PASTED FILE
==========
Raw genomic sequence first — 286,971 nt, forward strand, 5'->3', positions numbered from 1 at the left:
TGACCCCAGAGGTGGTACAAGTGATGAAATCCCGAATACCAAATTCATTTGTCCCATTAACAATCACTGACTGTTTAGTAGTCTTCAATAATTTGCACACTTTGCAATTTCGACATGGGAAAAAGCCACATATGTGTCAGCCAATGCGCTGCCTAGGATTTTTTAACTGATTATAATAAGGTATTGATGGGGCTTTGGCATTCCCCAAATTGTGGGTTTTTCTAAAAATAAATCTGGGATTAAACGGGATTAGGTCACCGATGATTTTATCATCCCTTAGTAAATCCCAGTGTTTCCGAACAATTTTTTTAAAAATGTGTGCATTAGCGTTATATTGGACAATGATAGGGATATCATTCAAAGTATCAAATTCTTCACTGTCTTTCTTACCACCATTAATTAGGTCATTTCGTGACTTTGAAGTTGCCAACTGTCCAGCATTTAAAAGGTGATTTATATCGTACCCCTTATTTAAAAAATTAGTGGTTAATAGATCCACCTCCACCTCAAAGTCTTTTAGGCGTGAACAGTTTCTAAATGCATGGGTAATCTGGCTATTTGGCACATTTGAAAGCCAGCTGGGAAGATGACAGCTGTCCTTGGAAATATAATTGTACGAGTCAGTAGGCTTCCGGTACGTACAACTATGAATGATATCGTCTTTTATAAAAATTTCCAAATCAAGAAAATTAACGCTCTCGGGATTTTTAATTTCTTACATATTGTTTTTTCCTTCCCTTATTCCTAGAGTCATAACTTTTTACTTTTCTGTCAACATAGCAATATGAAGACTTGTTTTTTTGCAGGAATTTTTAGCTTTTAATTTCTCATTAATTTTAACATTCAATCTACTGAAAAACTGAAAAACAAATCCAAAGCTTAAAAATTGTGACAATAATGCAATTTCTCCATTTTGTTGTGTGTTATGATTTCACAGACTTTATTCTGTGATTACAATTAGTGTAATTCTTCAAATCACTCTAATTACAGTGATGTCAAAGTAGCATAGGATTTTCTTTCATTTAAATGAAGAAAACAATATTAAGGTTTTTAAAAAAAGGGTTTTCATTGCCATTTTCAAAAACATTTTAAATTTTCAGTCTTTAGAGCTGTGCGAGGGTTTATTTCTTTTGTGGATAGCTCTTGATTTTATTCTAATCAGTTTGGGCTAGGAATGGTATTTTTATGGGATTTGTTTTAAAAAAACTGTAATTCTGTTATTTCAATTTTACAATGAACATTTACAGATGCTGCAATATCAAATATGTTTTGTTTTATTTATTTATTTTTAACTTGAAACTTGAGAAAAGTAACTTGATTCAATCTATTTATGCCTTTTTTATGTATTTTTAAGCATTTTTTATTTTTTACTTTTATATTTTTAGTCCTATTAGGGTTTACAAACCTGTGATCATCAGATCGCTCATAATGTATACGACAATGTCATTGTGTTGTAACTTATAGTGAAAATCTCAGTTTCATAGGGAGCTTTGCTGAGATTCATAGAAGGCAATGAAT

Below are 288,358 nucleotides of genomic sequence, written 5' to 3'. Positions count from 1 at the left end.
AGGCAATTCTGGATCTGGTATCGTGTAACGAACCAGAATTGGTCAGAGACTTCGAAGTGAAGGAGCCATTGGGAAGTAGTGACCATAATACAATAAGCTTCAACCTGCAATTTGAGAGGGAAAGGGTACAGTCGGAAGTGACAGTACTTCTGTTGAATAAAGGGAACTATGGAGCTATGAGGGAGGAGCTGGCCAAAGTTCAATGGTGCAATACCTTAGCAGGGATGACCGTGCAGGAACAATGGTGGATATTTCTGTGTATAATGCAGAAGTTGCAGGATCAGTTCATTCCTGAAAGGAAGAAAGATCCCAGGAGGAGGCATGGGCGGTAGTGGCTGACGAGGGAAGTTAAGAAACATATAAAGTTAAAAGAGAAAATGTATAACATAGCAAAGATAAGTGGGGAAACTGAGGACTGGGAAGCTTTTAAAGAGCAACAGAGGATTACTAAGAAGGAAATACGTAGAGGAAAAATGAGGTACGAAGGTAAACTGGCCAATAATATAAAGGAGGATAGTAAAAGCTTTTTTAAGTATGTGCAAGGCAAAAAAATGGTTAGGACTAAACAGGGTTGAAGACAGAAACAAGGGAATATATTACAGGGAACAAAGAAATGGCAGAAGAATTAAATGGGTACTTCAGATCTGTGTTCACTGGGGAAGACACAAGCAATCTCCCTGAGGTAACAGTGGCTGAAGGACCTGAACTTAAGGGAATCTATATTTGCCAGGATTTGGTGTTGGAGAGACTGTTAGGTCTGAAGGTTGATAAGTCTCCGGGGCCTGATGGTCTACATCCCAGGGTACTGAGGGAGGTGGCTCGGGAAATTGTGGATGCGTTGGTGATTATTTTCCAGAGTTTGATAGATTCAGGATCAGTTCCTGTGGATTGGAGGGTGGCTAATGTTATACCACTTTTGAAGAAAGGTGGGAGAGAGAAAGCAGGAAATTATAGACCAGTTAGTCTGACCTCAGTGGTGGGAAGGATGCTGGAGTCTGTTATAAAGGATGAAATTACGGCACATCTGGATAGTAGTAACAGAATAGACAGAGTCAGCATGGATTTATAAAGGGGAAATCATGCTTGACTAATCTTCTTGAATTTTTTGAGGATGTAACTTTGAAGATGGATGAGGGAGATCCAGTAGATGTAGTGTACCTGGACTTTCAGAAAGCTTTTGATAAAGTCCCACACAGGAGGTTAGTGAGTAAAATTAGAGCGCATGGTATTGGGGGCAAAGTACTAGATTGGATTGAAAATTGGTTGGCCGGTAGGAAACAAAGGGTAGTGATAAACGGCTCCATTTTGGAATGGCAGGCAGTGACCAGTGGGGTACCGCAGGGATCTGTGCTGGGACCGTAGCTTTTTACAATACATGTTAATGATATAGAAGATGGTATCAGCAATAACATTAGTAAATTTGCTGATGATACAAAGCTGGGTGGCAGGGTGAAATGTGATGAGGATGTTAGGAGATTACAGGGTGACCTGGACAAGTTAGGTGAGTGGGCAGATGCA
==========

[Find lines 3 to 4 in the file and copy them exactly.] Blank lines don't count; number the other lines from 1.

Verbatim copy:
Below are 288,358 nucleotides of genomic sequence, written 5' to 3'. Positions count from 1 at the left end.
AGGCAATTCTGGATCTGGTATCGTGTAACGAACCAGAATTGGTCAGAGACTTCGAAGTGAAGGAGCCATTGGGAAGTAGTGACCATAATACAATAAGCTTCAACCTGCAATTTGAGAGGGAAAGGGTACAGTCGGAAGTGACAGTACTTCTGTTGAATAAAGGGAACTATGGAGCTATGAGGGAGGAGCTGGCCAAAGTTCAATGGTGCAATACCTTAGCAGGGATGACCGTGCAGGAACAATGGTGGATATTTCTGTGTATAATGCAGAAGTTGCAGGATCAGTTCATTCCTGAAAGGAAGAAAGATCCCAGGAGGAGGCATGGGCGGTAGTGGCTGACGAGGGAAGTTAAGAAACATATAAAGTTAAAAGAGAAAATGTATAACATAGCAAAGATAAGTGGGGAAACTGAGGACTGGGAAGCTTTTAAAGAGCAACAGAGGATTACTAAGAAGGAAATACGTAGAGGAAAAATGAGGTACGAAGGTAAACTGGCCAATAATATAAAGGAGGATAGTAAAAGCTTTTTTAAGTATGTGCAAGGCAAAAAAATGGTTAGGACTAAACAGGGTTGAAGACAGAAACAAGGGAATATATTACAGGGAACAAAGAAATGGCAGAAGAATTAAATGGGTACTTCAGATCTGTGTTCACTGGGGAAGACACAAGCAATCTCCCTGAGGTAACAGTGGCTGAAGGACCTGAACTTAAGGGAATCTATATTTGCCAGGATTTGGTGTTGGAGAGACTGTTAGGTCTGAAGGTTGATAAGTCTCCGGGGCCTGATGGTCTACATCCCAGGGTACTGAGGGAGGTGGCTCGGGAAATTGTGGATGCGTTGGTGATTATTTTCCAGAGTTTGATAGATTCAGGATCAGTTCCTGTGGATTGGAGGGTGGCTAATGTTATACCACTTTTGAAGAAAGGTGGGAGAGAGAAAGCAGGAAATTATAGACCAGTTAGTCTGACCTCAGTGGTGGGAAGGATGCTGGAGTCTGTTATAAAGGATGAAATTACGGCACATCTGGATAGTAGTAACAGAATAGACAGAGTCAGCATGGATTTATAAAGGGGAAATCATGCTTGACTAATCTTCTTGAATTTTTTGAGGATGTAACTTTGAAGATGGATGAGGGAGATCCAGTAGATGTAGTGTACCTGGACTTTCAGAAAGCTTTTGATAAAGTCCCACACAGGAGGTTAGTGAGTAAAATTAGAGCGCATGGTATTGGGGGCAAAGTACTAGATTGGATTGAAAATTGGTTGGCCGGTAGGAAACAAAGGGTAGTGATAAACGGCTCCATTTTGGAATGGCAGGCAGTGACCAGTGGGGTACCGCAGGGATCTGTGCTGGGACCGTAGCTTTTTACAATACATGTTAATGATATAGAAGATGGTATCAGCAATAACATTAGTAAATTTGCTGATGATACAAAGCTGGGTGGCAGGGTGAAATGTGATGAGGATGTTAGGAGATTACAGGGTGACCTGGACAAGTTAGGTGAGTGGGCAGATGCA